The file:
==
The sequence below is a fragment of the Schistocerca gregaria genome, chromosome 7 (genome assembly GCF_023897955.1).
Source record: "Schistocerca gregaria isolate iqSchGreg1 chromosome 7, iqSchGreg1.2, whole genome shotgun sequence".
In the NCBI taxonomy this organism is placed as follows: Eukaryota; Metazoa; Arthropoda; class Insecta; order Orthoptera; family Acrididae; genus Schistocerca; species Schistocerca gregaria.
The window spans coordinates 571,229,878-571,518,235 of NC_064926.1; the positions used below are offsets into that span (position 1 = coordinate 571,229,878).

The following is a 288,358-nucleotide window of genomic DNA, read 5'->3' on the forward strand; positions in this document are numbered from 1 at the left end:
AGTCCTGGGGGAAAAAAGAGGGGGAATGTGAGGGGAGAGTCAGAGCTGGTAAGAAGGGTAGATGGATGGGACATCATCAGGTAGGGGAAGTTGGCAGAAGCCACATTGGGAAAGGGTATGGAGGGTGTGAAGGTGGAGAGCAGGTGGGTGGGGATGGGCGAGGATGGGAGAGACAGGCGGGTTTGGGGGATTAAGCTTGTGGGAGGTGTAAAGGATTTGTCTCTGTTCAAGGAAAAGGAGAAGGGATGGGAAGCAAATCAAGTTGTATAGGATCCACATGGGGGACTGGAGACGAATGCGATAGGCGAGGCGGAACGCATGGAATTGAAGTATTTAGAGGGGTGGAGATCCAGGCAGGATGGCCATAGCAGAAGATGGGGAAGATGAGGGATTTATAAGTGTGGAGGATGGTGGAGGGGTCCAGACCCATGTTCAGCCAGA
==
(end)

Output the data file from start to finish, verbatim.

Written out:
The sequence below is a fragment of the Schistocerca gregaria genome, chromosome 7 (genome assembly GCF_023897955.1).
Source record: "Schistocerca gregaria isolate iqSchGreg1 chromosome 7, iqSchGreg1.2, whole genome shotgun sequence".
In the NCBI taxonomy this organism is placed as follows: Eukaryota; Metazoa; Arthropoda; class Insecta; order Orthoptera; family Acrididae; genus Schistocerca; species Schistocerca gregaria.
The window spans coordinates 571,229,878-571,518,235 of NC_064926.1; the positions used below are offsets into that span (position 1 = coordinate 571,229,878).

The following is a 288,358-nucleotide window of genomic DNA, read 5'->3' on the forward strand; positions in this document are numbered from 1 at the left end:
AGTCCTGGGGGAAAAAAGAGGGGGAATGTGAGGGGAGAGTCAGAGCTGGTAAGAAGGGTAGATGGATGGGACATCATCAGGTAGGGGAAGTTGGCAGAAGCCACATTGGGAAAGGGTATGGAGGGTGTGAAGGTGGAGAGCAGGTGGGTGGGGATGGGCGAGGATGGGAGAGACAGGCGGGTTTGGGGGATTAAGCTTGTGGGAGGTGTAAAGGATTTGTCTCTGTTCAAGGAAAAGGAGAAGGGATGGGAAGCAAATCAAGTTGTATAGGATCCACATGGGGGACTGGAGACGAATGCGATAGGCGAGGCGGAACGCATGGAATTGAAGTATTTAGAGGGGTGGAGATCCAGGCAGGATGGCCATAGCAGAAGATGGGGAAGATGAGGGATTTATAAGTGTGGAGGATGGTGGAGGGGTCCAGACCCATGTTCAGCCAGA